Commerce-- The foreign commerce of South Carolina is quite large, its exports and imports amounting to about $14,000,000 annually.  The shipping owned in the state is about 40,000 tons.  Charleston is the principal port, and enjoys about nine tenths of the commerce.

Education-- There are three colleges in South Carolina.  The Charleston college, founded in 1785; the college of South Carolina, founded in 1804; and the Erskine college, in Abbeville district.  There are three theological seminaries in the state.  There is also a medical college at Charleston.  There are about 1000 public schools, and 200 academics, in various parts of the state.

Population-- In 1790 was 249,073; in 1800 was 345,591; in 1810 was 415,715; in 1820 was 502,741; in 1830 was 581,185; in 1840 was 594,398 and in 1850 was 668,507.  Number of slaves in 1790 was 107,094; in 1800 was 146,151; in 1810 was 196,365; in 1820 was 258,475; in 1830 was 315,401; in 1840 was 327,038 and in 1850 was 384,984

Government-- The governor is elected for two years, by a joint vote of both houses of the assembly.  After having served one term, he is ineligible for the next four years.  A lieutenant governor is chosen in the same manner, and for the same period.  The senate consists of 45 members, elected by districts for four years.  The house of representatives consists of 124 members, apportioned among the several districts, according to the number of white inhabitants and taxation, and are elected for two years.  The representatives and half the senators are chosen every second year, in October.  The chancellor and judges of the supreme court are chosen by the joint ballot of both houses of the assembly, and hold their offices during good behavior.  Every free white male citizen, 21 years of age, who has resided in the state two years immediately preceding the election, and who is possessed of a freehold of 50 acres of land, or a town lot, six months before the election; or not possessing this freehold, who shall have resided in the election district in which he offers to vote six months before the election, and have paid a tax of three shillings sterling to the support of the government, has the right of suffrage.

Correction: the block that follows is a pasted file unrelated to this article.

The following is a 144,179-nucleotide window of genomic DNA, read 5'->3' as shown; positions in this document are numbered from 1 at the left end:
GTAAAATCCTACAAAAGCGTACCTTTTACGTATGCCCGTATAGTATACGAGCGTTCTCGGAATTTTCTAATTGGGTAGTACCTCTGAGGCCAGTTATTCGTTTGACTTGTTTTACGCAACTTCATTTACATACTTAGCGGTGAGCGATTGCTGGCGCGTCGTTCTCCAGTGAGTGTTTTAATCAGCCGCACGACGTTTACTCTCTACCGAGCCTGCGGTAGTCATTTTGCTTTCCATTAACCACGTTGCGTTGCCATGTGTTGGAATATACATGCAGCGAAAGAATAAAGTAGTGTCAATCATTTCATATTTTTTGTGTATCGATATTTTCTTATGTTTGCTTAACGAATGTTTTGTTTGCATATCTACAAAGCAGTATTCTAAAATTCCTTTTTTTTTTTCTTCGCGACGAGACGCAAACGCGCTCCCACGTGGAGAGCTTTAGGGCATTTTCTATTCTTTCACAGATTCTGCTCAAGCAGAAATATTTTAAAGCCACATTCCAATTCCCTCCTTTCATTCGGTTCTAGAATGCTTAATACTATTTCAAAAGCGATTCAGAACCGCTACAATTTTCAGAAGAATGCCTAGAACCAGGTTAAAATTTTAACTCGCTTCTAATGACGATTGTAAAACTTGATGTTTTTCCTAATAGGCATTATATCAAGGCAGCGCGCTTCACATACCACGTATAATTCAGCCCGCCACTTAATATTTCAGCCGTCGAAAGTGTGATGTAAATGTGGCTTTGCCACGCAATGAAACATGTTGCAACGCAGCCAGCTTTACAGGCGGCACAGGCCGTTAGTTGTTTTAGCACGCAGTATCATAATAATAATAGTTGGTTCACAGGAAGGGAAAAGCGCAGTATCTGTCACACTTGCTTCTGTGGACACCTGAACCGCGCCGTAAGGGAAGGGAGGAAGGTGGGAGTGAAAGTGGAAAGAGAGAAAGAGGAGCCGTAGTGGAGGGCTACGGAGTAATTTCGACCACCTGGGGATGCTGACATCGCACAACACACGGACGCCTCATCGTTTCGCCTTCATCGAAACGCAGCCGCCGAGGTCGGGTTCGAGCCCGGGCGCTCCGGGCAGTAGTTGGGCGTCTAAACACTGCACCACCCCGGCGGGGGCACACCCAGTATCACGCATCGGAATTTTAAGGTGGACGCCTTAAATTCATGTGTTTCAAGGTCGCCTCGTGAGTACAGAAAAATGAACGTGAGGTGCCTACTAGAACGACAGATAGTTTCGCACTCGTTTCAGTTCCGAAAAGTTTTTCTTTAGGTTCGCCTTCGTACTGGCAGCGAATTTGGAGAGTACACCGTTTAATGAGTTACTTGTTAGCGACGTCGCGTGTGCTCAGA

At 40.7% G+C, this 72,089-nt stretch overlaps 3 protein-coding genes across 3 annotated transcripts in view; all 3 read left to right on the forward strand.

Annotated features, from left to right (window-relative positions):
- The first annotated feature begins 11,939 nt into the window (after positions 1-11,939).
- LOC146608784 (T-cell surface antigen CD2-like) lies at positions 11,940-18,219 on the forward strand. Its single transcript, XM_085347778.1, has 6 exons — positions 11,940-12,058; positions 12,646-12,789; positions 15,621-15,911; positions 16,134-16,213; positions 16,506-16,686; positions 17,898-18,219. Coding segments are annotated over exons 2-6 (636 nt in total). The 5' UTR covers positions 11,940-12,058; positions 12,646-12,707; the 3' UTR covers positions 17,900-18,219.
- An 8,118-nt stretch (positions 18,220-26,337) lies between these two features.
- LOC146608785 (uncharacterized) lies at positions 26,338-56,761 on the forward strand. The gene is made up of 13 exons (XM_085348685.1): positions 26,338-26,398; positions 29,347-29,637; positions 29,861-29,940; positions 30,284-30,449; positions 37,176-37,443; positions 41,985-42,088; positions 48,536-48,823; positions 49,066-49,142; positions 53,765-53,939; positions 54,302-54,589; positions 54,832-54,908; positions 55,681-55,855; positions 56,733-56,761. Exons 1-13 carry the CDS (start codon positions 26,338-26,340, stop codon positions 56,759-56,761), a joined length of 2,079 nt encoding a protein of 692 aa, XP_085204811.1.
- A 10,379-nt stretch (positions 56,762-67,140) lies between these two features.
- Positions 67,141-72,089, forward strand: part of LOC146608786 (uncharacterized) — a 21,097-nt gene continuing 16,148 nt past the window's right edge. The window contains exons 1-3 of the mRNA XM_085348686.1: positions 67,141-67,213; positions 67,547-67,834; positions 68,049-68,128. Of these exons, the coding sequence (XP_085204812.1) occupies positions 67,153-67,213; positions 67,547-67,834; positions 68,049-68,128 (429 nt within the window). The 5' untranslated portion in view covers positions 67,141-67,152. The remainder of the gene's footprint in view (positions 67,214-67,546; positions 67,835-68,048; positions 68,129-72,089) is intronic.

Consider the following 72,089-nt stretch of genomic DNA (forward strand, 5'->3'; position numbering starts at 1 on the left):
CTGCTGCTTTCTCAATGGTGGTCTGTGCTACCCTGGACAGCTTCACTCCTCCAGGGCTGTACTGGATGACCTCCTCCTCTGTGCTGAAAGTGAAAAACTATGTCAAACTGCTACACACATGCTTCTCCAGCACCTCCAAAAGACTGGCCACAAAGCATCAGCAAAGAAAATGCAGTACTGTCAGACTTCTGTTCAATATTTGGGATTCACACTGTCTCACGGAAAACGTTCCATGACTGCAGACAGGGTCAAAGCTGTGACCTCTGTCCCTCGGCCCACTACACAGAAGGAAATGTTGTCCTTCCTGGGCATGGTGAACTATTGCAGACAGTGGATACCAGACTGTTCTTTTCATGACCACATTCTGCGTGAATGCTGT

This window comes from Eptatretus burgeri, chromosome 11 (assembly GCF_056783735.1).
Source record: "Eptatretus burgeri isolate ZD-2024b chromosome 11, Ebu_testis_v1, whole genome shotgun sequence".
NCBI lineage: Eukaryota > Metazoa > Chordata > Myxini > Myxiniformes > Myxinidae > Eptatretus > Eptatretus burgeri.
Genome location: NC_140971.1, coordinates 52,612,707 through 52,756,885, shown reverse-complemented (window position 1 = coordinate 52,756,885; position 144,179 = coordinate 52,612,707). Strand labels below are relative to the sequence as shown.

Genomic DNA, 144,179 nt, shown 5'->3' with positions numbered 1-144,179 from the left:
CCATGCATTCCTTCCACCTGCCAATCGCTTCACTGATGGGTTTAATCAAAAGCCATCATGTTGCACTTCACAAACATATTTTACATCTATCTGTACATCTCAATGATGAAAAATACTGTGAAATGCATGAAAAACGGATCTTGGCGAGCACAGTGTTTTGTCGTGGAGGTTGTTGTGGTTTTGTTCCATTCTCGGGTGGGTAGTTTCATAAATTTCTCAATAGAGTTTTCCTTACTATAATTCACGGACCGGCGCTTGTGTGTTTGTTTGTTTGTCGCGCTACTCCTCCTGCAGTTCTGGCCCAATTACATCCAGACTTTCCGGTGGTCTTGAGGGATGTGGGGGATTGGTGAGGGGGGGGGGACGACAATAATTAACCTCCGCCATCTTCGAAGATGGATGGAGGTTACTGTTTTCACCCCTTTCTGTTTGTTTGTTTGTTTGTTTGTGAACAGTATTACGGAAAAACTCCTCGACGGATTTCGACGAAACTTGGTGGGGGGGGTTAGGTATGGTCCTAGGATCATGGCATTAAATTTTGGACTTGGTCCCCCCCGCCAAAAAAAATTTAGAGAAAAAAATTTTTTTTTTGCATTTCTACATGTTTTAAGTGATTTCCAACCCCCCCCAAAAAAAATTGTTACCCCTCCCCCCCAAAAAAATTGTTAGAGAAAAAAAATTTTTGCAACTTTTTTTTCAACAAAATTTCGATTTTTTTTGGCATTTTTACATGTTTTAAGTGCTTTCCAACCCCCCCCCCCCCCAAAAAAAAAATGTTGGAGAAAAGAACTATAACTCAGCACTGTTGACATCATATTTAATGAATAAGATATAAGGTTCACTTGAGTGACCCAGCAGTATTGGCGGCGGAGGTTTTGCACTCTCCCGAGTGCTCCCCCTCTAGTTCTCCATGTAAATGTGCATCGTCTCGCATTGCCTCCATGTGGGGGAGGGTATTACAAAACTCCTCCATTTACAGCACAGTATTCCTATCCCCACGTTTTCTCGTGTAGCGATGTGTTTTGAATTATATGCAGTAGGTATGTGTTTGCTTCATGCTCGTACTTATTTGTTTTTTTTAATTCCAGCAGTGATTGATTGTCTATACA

History-- The state of South Carolina embraces a portion of the ancient territory of Florida, as first discovered by Ponce de Leon, in 1512; as well as a part of Carolina, as colonized by Coligni with Huguenots, in 1562-65;or as part of Virginia, as granted to Sir Walter Raleigh, in 1584.  In about the year 1630, another grant was made to Sir Robert Heath, of the tract lying between 30 and 36 north latitude, which was erected into a province, under the name of "Carolina."  As no settlements were made under this grant, the charter was declared void.  In 1663, the providence of Carolina was granted, by Charles II, to Lord Clarendon and seven others.  Two years late, the grant was enlarged, so as to comprise all the territory between 31 and 36 1/2 north latitude, extending westward from sea to sea.  In 1670, a small body of English emigrants, under William Sayle, commenced the settlement of Old Charleston, on the south side of Ashley river, which they called "Carteret County Colony," in honor of one of the proprietors.  From this place they removed in 1679, to the present site of Charleston.  In 1720, the proprietary government was thrown off, and that of the crown established.  In 1729, after much controversy and difficulty between the proprietors and the crown, seven out of the eight sold all their claims to the soil and rents in both Carolinas to the King, for 17,500, and the provinces then became royal governments, entirely unconnected under which they remained until the Revolution.  South Carolina early resisted British oppression, and was one of the confederacy in 1776.   It ratified the constitution of the United States, and was admitted into the Union as a sovereign state in 1788. Mottoes of the seal Animis Ophibusque parati: "Ever ready in spirit and achievements." Reverse-- Dum spiro spero: "While I live I hope."